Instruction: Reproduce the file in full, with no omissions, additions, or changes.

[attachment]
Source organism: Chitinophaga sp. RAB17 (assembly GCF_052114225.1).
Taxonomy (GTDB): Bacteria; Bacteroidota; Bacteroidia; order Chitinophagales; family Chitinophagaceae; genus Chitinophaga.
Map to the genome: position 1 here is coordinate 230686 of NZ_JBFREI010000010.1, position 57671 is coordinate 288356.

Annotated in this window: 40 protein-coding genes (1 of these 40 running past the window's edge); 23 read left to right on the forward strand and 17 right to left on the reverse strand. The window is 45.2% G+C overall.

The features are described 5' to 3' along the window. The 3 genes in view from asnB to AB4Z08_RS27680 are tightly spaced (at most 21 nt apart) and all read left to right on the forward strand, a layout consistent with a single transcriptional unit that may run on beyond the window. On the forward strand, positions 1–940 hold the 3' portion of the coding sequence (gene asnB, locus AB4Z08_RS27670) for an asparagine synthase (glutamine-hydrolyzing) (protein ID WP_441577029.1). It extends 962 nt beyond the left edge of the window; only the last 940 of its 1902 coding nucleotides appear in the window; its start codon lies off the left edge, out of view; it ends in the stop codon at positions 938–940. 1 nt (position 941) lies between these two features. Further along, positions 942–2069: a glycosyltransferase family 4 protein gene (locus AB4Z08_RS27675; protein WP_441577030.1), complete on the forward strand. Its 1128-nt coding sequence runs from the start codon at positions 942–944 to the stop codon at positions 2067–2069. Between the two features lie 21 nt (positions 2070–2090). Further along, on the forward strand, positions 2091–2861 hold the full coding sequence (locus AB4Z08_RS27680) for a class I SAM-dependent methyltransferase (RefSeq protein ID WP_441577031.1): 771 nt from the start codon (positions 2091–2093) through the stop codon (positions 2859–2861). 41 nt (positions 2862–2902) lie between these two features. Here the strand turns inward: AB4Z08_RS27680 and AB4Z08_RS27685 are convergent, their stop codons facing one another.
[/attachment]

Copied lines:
Source organism: Chitinophaga sp. RAB17 (assembly GCF_052114225.1).
Taxonomy (GTDB): Bacteria; Bacteroidota; Bacteroidia; order Chitinophagales; family Chitinophagaceae; genus Chitinophaga.
Map to the genome: position 1 here is coordinate 230686 of NZ_JBFREI010000010.1, position 57671 is coordinate 288356.

Annotated in this window: 40 protein-coding genes (1 of these 40 running past the window's edge); 23 read left to right on the forward strand and 17 right to left on the reverse strand. The window is 45.2% G+C overall.

The features are described 5' to 3' along the window. The 3 genes in view from asnB to AB4Z08_RS27680 are tightly spaced (at most 21 nt apart) and all read left to right on the forward strand, a layout consistent with a single transcriptional unit that may run on beyond the window. On the forward strand, positions 1–940 hold the 3' portion of the coding sequence (gene asnB, locus AB4Z08_RS27670) for an asparagine synthase (glutamine-hydrolyzing) (protein ID WP_441577029.1). It extends 962 nt beyond the left edge of the window; only the last 940 of its 1902 coding nucleotides appear in the window; its start codon lies off the left edge, out of view; it ends in the stop codon at positions 938–940. 1 nt (position 941) lies between these two features. Further along, positions 942–2069: a glycosyltransferase family 4 protein gene (locus AB4Z08_RS27675; protein WP_441577030.1), complete on the forward strand. Its 1128-nt coding sequence runs from the start codon at positions 942–944 to the stop codon at positions 2067–2069. Between the two features lie 21 nt (positions 2070–2090). Further along, on the forward strand, positions 2091–2861 hold the full coding sequence (locus AB4Z08_RS27680) for a class I SAM-dependent methyltransferase (RefSeq protein ID WP_441577031.1): 771 nt from the start codon (positions 2091–2093) through the stop codon (positions 2859–2861). 41 nt (positions 2862–2902) lie between these two features. Here the strand turns inward: AB4Z08_RS27680 and AB4Z08_RS27685 are convergent, their stop codons facing one another.